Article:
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The Making of the 50 States: Rhode Island


Part 2: The Rest of the Story

The Rhode Island economy was largely dependent on sugar, and so the colony's merchants didn't take kindly to Britain's Sugar Act. As with a few other colonies, Rhode Island depended heavily on the Triangular Trade model. In this case, Rhode Island imported molasses from the West Indies, distilled it into rum, shipped the rum to Africa in return for slaves, and then shipped the slaves to the West Indies for molasses.

The other imposed taxes proved unpopular as well, and Rhode Island joined the other 12 Colonies in declaring themselves independent from Great Britain in 1776. (Rhode Islanders had voted for independence two months before, on May 4.)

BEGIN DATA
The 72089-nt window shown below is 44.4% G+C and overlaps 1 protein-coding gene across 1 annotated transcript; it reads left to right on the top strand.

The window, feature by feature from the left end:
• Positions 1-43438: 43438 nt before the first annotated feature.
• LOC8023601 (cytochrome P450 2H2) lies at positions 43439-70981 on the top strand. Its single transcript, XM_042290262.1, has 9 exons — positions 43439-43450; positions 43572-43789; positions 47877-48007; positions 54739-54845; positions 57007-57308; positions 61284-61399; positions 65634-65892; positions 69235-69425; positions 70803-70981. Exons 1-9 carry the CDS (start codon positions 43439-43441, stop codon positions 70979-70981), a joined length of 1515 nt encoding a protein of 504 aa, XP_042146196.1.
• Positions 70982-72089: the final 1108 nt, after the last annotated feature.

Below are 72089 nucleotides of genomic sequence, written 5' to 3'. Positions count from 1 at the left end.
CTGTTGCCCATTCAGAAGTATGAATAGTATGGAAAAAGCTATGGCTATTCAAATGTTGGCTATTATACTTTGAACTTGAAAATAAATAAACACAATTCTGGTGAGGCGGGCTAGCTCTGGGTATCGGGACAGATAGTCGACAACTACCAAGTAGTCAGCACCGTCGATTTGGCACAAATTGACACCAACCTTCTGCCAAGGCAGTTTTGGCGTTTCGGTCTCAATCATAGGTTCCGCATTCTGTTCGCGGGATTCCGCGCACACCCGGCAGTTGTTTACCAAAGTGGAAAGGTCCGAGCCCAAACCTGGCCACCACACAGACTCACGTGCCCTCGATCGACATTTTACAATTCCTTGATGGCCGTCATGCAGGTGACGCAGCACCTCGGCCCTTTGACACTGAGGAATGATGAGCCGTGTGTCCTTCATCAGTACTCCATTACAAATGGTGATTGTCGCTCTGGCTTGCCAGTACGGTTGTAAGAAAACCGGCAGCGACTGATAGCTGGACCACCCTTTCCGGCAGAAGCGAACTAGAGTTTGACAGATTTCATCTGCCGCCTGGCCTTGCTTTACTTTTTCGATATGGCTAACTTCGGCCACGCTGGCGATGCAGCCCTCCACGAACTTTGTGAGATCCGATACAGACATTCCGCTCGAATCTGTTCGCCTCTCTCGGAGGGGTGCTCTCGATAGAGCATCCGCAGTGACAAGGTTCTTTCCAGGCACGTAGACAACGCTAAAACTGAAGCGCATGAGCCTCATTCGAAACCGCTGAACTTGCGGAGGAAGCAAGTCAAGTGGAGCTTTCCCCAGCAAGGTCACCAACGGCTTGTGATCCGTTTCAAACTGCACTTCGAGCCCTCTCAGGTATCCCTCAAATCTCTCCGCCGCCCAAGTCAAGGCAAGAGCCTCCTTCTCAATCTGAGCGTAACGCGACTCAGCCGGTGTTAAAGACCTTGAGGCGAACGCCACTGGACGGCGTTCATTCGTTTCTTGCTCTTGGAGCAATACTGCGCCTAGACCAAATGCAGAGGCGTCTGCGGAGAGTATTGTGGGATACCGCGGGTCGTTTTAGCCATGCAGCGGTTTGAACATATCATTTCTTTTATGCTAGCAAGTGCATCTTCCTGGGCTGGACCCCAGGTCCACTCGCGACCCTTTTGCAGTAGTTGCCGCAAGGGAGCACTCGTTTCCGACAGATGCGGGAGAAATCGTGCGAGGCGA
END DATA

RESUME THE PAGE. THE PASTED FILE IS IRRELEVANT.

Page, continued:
Rhode Island militia members fought in the Revolutionary War. (Newport also served as a French garrison, after having been occupied by British forces for a time directly after the Declaration of Independence.)

The colony, which didn't send a delegation to the Constitutional Convention, eventually became the last of the original 13 Colonies to ratify the constitution after being threatened with export taxes consistent with a foreign nation. Thus it was that on May 29, 1790, Rhode Island statehood began.

First page > In the Beginning > Page 1, 2

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